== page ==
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Indrajit Roy

The ethnographies presented in this article point to the ways in which members of oppressed communities imagine emancipation. Instead of analyzing emancipation as stemming from statist precepts of citizenship, I want to direct attention—along with other articles in this special section—to the “arcadian” spaces in which exploited, marginalized, and discriminated populations forge membership in the political community in contentious engagement with both state and society. I draw on ethnographic fieldwork with Musahar landless laborers in the Indian state of Bihar during the winter and spring of 2009–2010, with follow-up visits in September 2013 and July 2014. I focus on their engagement with two organizations, one a leftist political party and the other a cultural organization, to advance my claims. The ethnography reveals that, for the Musahar laborers, ideas of emancipation are anchored in reclamations of social equality rather than a telos of state-centered citizenship.

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Thomas A. Reuter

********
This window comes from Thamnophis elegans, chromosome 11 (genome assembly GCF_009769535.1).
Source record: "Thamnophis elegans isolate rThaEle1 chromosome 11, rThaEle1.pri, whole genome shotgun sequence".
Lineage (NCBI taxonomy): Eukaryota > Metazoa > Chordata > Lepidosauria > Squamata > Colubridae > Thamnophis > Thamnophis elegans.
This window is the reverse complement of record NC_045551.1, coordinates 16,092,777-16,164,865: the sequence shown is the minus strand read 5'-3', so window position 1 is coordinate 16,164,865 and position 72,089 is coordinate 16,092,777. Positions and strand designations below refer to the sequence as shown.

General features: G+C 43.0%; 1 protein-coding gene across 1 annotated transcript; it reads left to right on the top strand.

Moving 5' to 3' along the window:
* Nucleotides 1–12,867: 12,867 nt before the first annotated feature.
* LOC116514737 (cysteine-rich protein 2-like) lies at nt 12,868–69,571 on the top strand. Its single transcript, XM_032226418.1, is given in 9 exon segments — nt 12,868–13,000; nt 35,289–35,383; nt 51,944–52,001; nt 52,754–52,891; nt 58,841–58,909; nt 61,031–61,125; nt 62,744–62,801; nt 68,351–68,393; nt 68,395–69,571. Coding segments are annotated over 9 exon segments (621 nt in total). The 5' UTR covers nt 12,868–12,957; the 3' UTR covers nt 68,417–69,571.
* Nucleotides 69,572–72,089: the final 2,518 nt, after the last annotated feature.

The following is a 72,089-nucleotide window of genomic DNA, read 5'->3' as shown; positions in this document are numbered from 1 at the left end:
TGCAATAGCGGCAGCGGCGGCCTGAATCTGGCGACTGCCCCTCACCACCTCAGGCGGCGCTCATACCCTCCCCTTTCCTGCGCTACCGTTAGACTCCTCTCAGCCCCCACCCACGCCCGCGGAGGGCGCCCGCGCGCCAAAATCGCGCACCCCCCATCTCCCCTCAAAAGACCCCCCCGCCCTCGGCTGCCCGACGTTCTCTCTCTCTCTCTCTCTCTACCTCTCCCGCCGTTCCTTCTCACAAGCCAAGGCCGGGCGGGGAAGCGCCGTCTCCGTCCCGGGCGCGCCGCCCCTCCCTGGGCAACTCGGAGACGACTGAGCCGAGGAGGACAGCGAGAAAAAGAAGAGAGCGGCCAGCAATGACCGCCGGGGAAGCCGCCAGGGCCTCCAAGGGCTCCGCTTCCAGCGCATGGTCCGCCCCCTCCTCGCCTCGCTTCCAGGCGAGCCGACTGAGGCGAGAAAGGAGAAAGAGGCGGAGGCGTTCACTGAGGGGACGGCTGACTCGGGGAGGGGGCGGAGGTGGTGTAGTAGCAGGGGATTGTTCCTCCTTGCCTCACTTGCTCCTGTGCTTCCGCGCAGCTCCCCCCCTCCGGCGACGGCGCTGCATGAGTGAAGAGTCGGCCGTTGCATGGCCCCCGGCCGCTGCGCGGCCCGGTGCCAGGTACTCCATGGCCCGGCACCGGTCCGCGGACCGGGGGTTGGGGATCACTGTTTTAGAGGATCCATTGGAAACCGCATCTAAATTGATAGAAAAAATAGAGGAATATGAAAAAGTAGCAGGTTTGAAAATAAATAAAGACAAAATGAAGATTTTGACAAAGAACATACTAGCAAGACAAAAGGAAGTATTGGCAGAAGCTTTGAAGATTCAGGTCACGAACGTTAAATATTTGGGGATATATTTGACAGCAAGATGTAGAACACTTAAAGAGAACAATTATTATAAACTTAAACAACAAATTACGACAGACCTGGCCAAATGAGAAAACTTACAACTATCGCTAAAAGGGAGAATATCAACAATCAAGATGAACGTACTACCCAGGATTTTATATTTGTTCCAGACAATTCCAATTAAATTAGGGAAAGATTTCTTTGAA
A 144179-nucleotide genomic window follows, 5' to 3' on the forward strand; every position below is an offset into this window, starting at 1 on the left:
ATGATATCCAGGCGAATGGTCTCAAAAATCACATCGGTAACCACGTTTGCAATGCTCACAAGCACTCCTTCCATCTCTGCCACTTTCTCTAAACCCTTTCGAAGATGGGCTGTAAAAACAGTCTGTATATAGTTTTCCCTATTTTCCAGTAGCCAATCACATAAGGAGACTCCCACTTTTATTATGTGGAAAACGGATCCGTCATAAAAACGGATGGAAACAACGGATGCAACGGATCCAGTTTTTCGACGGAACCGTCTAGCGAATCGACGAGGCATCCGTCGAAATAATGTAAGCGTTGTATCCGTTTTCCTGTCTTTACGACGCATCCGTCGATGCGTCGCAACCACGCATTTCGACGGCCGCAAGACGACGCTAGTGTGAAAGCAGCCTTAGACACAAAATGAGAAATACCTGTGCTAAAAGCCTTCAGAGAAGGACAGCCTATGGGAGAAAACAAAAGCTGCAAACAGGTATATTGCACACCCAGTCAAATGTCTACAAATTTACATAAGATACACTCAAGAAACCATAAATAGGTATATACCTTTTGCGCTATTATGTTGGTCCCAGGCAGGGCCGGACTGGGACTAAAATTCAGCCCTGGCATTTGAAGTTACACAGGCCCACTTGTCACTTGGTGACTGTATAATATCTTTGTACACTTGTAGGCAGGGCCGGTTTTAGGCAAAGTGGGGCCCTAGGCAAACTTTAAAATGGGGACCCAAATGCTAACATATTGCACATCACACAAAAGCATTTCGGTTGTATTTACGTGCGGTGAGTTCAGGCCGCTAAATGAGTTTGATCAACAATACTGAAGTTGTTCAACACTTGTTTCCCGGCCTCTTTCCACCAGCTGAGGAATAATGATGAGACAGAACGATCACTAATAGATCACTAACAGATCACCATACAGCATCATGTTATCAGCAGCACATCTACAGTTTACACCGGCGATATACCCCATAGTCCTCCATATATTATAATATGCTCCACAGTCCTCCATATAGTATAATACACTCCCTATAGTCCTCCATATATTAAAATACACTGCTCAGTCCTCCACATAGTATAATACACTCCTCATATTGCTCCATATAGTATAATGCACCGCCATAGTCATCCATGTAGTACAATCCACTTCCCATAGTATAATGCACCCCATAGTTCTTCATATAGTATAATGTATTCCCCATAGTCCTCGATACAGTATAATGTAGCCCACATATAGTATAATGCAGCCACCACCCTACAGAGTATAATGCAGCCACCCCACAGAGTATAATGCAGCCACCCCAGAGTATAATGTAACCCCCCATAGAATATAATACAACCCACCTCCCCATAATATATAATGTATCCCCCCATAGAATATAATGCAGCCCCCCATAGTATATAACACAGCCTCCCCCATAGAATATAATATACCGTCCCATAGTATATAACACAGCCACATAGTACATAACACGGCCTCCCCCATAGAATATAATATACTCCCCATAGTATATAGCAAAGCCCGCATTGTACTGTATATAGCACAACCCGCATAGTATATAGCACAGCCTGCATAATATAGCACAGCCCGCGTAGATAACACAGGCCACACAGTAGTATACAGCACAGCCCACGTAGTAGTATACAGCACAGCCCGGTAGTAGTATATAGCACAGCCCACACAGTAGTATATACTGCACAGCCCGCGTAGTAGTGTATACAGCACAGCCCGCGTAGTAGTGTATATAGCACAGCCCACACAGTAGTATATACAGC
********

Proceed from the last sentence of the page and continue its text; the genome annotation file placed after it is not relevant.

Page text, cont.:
Over the last century anthropological studies have served as a testimony to human cultural diversity, as well as highlighting the existential challenges we all share, but the discipline has failed to provide an undistorted mirror of this unity in diversity. Critics from postcolonial studies and within anthropology have argued that anthropological knowledge cannot be universal so long as representatives of only a few privileged nations participate in the process of its construction, and so long as there are significant power differentials among those who do participate. From the perspective of a performance theory of truth, there are two necessary conditions if we wish for anthropology to genuinely reflect the human condition. The first step is to improve global participation in the social production of anthropological knowledge by creating equality within the discipline. The second is to help create a more level playing field in the world at large by challenging abuses of power in contemporary societies. In this article I discuss recent efforts by international organizations in anthropology to satisfy some of these conditions.